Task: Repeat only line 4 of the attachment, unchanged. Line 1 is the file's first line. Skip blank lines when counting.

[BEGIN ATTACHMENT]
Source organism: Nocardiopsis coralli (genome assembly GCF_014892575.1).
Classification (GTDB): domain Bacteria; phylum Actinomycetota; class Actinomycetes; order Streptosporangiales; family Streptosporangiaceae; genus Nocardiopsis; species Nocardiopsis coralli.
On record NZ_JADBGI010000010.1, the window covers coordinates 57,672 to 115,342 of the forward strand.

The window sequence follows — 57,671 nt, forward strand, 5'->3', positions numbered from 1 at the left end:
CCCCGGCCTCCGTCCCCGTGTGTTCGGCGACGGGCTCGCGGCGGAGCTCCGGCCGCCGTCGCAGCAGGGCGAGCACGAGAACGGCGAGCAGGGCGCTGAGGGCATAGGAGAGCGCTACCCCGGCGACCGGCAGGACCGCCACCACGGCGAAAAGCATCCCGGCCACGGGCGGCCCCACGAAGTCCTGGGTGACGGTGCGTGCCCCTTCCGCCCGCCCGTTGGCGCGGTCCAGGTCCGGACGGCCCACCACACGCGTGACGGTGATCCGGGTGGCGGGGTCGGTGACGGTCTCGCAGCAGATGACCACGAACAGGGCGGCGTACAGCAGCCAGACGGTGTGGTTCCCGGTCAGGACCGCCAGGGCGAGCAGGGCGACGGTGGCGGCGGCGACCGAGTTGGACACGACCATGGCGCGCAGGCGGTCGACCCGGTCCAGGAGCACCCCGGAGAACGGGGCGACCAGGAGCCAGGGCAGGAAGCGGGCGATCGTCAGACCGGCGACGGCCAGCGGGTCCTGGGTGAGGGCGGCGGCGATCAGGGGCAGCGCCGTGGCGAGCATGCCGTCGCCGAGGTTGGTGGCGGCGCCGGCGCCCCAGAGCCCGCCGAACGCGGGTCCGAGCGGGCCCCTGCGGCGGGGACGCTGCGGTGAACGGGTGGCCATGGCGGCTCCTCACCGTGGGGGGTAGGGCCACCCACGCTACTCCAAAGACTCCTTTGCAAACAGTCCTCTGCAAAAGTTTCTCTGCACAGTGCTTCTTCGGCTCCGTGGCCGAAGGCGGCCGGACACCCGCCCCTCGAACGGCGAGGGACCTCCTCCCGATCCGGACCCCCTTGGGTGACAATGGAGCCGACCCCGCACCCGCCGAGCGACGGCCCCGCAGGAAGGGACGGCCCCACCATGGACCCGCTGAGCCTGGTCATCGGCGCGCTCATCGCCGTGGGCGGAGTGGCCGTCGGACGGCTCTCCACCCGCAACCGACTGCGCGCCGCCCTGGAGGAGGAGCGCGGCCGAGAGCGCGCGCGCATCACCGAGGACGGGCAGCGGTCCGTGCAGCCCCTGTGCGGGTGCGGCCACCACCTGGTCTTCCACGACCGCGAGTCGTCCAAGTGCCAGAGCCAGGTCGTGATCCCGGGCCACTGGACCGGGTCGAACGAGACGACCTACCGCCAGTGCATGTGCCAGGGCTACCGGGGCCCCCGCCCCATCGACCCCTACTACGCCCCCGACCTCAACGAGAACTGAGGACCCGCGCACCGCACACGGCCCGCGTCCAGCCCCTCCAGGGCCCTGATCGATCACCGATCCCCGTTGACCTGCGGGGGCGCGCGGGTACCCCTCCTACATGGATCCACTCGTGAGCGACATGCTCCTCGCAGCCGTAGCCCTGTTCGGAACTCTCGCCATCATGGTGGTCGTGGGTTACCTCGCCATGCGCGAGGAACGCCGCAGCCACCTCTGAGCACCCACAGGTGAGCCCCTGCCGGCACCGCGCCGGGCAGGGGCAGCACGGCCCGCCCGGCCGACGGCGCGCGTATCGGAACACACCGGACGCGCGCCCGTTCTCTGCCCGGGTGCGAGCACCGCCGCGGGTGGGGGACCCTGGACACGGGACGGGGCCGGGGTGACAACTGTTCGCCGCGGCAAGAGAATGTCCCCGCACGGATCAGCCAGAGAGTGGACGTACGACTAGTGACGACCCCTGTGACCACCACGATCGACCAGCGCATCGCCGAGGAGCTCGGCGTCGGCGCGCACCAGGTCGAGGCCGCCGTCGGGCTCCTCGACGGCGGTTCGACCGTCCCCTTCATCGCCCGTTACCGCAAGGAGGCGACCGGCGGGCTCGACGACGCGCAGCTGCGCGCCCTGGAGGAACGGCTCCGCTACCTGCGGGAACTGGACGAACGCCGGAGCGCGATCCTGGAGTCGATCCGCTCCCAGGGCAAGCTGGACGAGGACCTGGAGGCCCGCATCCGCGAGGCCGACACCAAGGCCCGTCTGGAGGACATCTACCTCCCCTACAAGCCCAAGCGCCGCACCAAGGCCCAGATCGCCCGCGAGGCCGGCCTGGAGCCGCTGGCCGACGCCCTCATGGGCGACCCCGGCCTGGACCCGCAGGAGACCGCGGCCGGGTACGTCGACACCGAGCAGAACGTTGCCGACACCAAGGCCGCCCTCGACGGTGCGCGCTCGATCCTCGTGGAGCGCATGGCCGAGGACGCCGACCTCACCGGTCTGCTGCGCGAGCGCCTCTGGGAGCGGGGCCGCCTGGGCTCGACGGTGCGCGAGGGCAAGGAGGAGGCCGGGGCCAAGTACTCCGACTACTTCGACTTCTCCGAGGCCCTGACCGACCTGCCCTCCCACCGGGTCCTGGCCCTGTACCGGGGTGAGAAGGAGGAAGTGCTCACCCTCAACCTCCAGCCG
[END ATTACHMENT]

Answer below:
The window sequence follows — 57,671 nt, forward strand, 5'->3', positions numbered from 1 at the left end: